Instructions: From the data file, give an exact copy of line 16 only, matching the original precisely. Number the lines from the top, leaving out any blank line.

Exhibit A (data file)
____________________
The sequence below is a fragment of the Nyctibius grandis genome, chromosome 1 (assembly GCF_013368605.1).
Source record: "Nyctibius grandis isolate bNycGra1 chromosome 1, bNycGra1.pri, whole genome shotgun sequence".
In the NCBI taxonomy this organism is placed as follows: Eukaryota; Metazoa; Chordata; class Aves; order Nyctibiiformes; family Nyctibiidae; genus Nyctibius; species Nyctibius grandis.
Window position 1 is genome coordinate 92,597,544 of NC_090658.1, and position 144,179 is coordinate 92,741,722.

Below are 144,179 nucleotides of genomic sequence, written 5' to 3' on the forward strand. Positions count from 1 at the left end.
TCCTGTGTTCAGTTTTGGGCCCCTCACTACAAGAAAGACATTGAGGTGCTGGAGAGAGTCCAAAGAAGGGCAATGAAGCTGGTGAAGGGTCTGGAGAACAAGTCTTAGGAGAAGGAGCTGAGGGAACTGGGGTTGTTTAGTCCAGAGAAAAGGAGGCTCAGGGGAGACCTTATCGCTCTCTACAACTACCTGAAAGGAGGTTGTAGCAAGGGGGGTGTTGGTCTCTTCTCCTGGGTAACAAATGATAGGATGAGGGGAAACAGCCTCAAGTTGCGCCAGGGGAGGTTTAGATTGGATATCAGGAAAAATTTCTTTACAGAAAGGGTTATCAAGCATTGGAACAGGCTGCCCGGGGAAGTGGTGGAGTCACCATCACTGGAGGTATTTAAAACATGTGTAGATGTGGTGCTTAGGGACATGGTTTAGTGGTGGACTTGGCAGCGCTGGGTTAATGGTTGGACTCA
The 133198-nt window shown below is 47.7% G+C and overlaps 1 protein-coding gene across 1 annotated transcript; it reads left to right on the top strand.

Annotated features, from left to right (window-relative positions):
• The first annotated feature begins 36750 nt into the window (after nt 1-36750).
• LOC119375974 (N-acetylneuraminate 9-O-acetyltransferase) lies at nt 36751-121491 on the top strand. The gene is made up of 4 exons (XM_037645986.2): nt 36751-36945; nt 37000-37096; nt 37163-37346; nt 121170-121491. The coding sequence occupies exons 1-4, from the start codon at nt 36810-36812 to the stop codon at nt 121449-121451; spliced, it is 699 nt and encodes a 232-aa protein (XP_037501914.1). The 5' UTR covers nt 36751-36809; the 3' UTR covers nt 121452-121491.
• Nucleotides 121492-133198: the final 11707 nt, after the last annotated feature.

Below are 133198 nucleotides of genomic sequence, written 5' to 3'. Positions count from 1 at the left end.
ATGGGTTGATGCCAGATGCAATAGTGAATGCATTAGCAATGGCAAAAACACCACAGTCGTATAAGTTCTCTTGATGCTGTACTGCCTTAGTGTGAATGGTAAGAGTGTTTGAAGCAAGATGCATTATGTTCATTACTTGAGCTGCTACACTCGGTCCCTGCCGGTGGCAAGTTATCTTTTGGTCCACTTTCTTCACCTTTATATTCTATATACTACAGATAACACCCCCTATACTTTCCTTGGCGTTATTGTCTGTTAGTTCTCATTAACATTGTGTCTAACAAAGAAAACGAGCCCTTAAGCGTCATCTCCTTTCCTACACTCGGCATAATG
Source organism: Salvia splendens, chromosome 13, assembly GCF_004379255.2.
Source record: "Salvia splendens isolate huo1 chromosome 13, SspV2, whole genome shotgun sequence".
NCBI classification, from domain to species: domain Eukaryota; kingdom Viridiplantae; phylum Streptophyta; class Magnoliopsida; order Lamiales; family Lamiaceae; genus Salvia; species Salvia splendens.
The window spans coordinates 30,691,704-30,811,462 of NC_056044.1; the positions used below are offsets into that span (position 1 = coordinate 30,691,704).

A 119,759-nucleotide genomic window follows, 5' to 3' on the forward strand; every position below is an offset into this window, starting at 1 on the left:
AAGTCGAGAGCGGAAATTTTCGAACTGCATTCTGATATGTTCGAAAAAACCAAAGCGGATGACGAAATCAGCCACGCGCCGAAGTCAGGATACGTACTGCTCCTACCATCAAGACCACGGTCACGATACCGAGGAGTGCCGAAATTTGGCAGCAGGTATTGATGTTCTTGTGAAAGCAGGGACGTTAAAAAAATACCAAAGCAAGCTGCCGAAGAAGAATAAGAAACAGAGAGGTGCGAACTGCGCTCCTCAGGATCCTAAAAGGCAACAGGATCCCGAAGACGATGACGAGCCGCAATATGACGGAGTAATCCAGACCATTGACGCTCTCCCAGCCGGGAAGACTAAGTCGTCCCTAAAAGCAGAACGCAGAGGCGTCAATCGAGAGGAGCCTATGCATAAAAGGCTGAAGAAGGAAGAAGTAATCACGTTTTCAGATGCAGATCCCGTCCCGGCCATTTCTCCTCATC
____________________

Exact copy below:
NCBI classification, from domain to species: domain Eukaryota; kingdom Viridiplantae; phylum Streptophyta; class Magnoliopsida; order Lamiales; family Lamiaceae; genus Salvia; species Salvia splendens.